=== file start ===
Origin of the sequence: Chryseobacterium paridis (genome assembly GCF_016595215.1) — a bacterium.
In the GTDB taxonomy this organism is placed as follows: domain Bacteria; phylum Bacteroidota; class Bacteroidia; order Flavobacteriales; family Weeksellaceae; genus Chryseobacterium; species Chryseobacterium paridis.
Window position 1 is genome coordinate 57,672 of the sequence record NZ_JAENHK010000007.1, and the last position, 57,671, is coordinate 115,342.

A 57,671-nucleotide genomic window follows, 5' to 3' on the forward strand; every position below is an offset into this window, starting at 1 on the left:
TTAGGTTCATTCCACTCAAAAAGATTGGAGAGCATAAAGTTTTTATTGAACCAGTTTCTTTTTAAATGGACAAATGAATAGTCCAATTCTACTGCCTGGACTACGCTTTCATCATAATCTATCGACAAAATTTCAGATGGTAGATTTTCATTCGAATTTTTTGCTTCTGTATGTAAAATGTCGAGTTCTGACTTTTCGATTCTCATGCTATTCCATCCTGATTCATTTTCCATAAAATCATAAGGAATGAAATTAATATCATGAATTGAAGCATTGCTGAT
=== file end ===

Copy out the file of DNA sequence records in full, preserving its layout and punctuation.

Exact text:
Origin of the sequence: Chryseobacterium paridis (genome assembly GCF_016595215.1) — a bacterium.
In the GTDB taxonomy this organism is placed as follows: domain Bacteria; phylum Bacteroidota; class Bacteroidia; order Flavobacteriales; family Weeksellaceae; genus Chryseobacterium; species Chryseobacterium paridis.
Window position 1 is genome coordinate 57,672 of the sequence record NZ_JAENHK010000007.1, and the last position, 57,671, is coordinate 115,342.

A 57,671-nucleotide genomic window follows, 5' to 3' on the forward strand; every position below is an offset into this window, starting at 1 on the left:
TTAGGTTCATTCCACTCAAAAAGATTGGAGAGCATAAAGTTTTTATTGAACCAGTTTCTTTTTAAATGGACAAATGAATAGTCCAATTCTACTGCCTGGACTACGCTTTCATCATAATCTATCGACAAAATTTCAGATGGTAGATTTTCATTCGAATTTTTTGCTTCTGTATGTAAAATGTCGAGTTCTGACTTTTCGATTCTCATGCTATTCCATCCTGATTCATTTTCCATAAAATCATAAGGAATGAAATTAATATCATGAATTGAAGCATTGCTGAT